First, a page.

Jenn Grant, pictured here at her store at Findview Farm in Gorham in March 2020, says the proposed events ordinance is important for farmers. Gregory Rec / Portland Press Herald file photo

A proposed town ordinance aimed at allowing farmers to reap income with special events will take a little longer to take root.

The Gorham Planning Board Monday sent a proposal back to its Ordinance Committee for further review after hearing from neighbors and farmers.

The proposal as presented Monday would allow farmers to host special events, such as weddings, festivals, banquets and recreational activities such as agritours. Events would be limited to 250 people.

The Town Council in August sent the matter to the Planning Board to conduct a public hearing and offer a recommendation. One issue is whether some owners of large properties who weren’t actual farmers would be allowed to hold events.

The proposal stipulates a farm must be a working farm and “agritourism” must be incidental and supportive of the agricultural use of the property.

Charlie Pearson and his wife, Linda, live on a historic farm at 43 Mighty St. An attorney and not a farmer, Pearson told planners Monday that he and his wife are not against agritourism or agriculture, but “we’re against this ordinance as it is written.”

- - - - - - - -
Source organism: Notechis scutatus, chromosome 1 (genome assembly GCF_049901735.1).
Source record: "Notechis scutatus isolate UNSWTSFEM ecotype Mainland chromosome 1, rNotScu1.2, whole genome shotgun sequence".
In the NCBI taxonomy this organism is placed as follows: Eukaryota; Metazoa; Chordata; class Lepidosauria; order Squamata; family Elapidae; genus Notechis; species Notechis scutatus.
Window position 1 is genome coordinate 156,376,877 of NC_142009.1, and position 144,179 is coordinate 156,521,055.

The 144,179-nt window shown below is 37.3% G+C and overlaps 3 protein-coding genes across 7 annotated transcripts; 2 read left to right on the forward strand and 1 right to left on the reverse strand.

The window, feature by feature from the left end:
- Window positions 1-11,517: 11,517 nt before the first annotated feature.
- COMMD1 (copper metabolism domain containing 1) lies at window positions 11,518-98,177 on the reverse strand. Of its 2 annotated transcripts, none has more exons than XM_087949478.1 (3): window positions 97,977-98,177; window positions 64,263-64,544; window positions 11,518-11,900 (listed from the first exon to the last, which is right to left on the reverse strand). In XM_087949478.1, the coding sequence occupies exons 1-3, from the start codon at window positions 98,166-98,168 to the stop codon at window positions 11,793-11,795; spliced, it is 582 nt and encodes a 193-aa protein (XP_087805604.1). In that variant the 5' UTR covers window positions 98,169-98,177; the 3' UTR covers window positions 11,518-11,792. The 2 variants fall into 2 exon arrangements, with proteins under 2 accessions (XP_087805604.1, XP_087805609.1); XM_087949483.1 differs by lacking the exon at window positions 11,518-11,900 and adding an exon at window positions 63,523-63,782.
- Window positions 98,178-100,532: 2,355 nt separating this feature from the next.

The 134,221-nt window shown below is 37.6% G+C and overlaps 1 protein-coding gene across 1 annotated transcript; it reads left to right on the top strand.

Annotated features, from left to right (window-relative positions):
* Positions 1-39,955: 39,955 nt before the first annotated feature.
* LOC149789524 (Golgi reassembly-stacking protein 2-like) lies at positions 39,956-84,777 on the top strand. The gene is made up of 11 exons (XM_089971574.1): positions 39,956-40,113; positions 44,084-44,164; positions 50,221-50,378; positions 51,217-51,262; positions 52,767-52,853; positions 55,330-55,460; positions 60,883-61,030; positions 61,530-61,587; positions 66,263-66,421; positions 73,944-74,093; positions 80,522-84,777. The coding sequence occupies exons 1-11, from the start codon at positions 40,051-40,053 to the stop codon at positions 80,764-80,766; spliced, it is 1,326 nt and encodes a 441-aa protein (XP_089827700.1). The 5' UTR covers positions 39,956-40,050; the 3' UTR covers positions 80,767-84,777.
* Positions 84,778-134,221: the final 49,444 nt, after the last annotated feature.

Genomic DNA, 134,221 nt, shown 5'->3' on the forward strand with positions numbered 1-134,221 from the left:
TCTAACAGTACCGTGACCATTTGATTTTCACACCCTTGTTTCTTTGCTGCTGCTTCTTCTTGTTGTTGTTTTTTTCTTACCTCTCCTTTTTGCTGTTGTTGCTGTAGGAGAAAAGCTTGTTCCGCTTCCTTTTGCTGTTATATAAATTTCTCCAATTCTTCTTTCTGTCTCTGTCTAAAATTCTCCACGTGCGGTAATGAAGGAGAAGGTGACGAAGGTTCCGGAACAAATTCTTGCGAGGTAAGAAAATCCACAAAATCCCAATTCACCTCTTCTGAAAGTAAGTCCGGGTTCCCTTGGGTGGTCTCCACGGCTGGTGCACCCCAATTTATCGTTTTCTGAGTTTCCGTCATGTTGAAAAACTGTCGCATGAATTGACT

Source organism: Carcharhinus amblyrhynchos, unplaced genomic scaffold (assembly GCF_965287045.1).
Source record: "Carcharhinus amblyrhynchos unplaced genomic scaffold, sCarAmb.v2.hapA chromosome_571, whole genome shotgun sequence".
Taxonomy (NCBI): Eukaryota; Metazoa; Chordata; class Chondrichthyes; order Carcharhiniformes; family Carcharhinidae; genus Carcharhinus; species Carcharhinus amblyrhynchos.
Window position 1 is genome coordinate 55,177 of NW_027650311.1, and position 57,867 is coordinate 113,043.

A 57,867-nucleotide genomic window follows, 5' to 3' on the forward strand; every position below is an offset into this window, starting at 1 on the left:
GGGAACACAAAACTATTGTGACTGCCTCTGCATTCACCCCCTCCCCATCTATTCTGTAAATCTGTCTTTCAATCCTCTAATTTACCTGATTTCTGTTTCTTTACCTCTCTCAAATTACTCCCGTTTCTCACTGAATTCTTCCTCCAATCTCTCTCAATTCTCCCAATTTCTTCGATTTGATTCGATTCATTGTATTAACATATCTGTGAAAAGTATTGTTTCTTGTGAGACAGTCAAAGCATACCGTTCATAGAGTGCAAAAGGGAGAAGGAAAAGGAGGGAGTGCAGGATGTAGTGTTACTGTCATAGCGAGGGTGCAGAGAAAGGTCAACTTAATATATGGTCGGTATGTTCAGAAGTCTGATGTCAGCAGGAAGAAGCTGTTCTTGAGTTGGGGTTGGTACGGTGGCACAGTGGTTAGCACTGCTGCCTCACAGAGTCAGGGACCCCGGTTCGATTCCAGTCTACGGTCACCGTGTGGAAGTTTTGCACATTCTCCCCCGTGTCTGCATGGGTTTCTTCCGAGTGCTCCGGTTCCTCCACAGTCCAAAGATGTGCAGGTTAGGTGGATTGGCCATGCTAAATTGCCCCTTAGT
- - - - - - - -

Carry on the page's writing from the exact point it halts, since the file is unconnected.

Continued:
The proposed ordinance doesn’t establish the minimum size of eligible farms nor does it set a limit on the number of events a farm could have in a year, Pearson said. He suggested that a farm have at least 25 acres and be limited to five events per year.

Jenn Grant of Findview Farm on Mighty Street is an active farmer and runs a farm market. Grant opposed limiting the number of events and favors the ordinance.

“I think its very important for our farmers,” Grant said.

Kristen Walker, a Sebago Lake Road farmer, agreed that an “extra avenue” for income is needed and limiting events to five is too few.

Pearson said the board agreeing to further review the proposal demonstrates willingness to develop a compromise to protect neighbors while helping farmers.

The town does not regulate Maine Maple Sunday events in the spring that attract thousands to Gorham farms, and any farm can set up a stand to sell its products, according to Community Development Director Tom Poirier. Also, anyone now can have a personal wedding at their property without town regulation.

Once the Planning Board settles on a recommendation for an ordinance, the Town Council will ultimately determine what should be enacted.

In other towns around Maine, allowing farms to hold events like weddings has been controversial. The Cumberland Town Council initially voted down a farm wedding ordinance because of the impact on neighbors in 2017, but then reversed its decision when a citizen’s petition to repeal the council vote was underway.

Farm weddings are held in Buxton, Scarborough, North Yarmouth, Gray and New Gloucester, among other sites.

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